A Contrarian Bet On China: Why China's Crackdowns On Big Tech And Other Sectors Shouldn't Scare Off Investors Entirely


A copyright-free photo of Shanghai at night. 

An Inauspicious Time To Invest In China?

When a Chinese stock appeared among our top names on Friday, we thought of the many recent new articles arguing this is an inauspicious time to invest in China. Consider a few of them: 

China's Tech Crackdown (Time Magazine): 

In the latest sign that the unfettered growth enjoyed by China’s tech giants is coming to an end, Beijing has unveiled a raft of new regulations that reasserts the ruling Chinese Communist Party’s authority over every aspect of its citizens’ digital lives.

Among the new regulations: a law that reduces the amount of time that children and teens are allowed to spend playing video games to just three hours per week, and a directive banning online celebrity fan clubs.

"Straight Eye For The Queer Guy" (Bloomberg): 

China officially has a “male feminization” problem. That’s not some throwaway line or social media meme. It’s actual policy from the nation’s education ministry, which plans to strengthen physical education for the nation’s adolescent boys to combat the phenomenon.

Beijing’s rewriting of social norms doesn’t end there, and will continue for years as President Xi Jinping leads a neo-Cultural Revolution that has already hit the education, technology and gaming sectors and is destined to spread further.

To emphasize the point that this is Not Okay, Bloomberg includes the photo below illustrating what might be threatened by the new policy. 

Participants at the ShanghaiPRIDE. Photographer: Johannes Eisele/AFP/Getty Images

Regarding Bloomberg's mention of the gaming sector in China's crackdown, here's another headline: "Bets Are Off After Casino Owners Get Hit On China's Crackdown" (Bloomberg, via MSN). 

Is China Investable Now?

Jason Ader of SpringOwl Asset Management summed up that question thusly: 

There's a debate over whether China is even investable now. You never like to see increased regulation, increased taxes, restrained movement. That all seems to be the status quo.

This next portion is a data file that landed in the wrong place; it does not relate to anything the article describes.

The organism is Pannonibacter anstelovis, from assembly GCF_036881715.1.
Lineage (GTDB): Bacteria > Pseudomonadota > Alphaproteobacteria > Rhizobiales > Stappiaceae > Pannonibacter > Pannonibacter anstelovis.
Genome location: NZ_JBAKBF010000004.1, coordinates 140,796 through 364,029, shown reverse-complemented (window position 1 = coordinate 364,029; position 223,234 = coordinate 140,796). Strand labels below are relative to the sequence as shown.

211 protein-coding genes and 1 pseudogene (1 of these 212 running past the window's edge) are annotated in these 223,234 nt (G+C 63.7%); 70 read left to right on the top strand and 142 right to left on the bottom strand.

Indeed, the charts of Chinese mega caps like Alibaba Group Holding Ltd BABA and Tencent Holdings Holding Ltd TCEHY along with Wynn Resorts, Ltd WYNN, which has casinos in Macau, are inauspicious.  

But if we look at the big picture, maybe China as a whole isn't uninvestable, just the parts of its economy that facilitate gambling, celebrity worship, transgressive displays by sexual minorities, video games and other activities the Chinese government wants to minimize. The Chinese stock that hit our top names on Friday doesn't fall into any of those categories. 

Aluminum Corporation Of China 

Coming in at #8 on Friday's top ten was the Aluminum Corporation of China, ltd ACH, commonly referred to as Chalco. 

Screen capture via Portfolio Armor on 9/17/2021

A glance at Chalco's website suggests why the company might not find itself in the same crosshairs of the Chinese government as the companies mentioned above. The Profile of the Company page leads off with a photo showcasing where its aluminum is used: in skyscrapers, fighter planes, bullet trains, and rockets -- presumably, all good things from the Chinese government's perspective.  

Nothing effeminate there. 

In Case We're Wrong About ACH 

Our system's potential return estimates go out six months. In the event we're wrong within that time frame, here are a couple of ways you can own ACH while strictly limiting your downside risk. 

Uncapped Upside, Positive Cost

As of Friday's close, these were the optimal put options to protect against a >25% drop in ACH by mid-February. 

This and subsequent screen captures via the Portfolio Armor iPhone app. 

Here the cost was $1,350, or 6.5% of position value. 

Capped Upside, No Cost

If you were willing to cap your possible upside at 30% by mid-February, this was the optimal collar to protect against a >25% drop in ACH over the same time period. 

Here, the net cost was $0, as the income from the short call leg matched the cost of the put leg. 

A quick housekeeping note: we're raising the price of our app and our website next week. Those who have downloaded the app or subscribed to the site before then will be grandfathered and retain the current pricing.

Posted In: FintechNewsGlobalOpinionMarketscontributors
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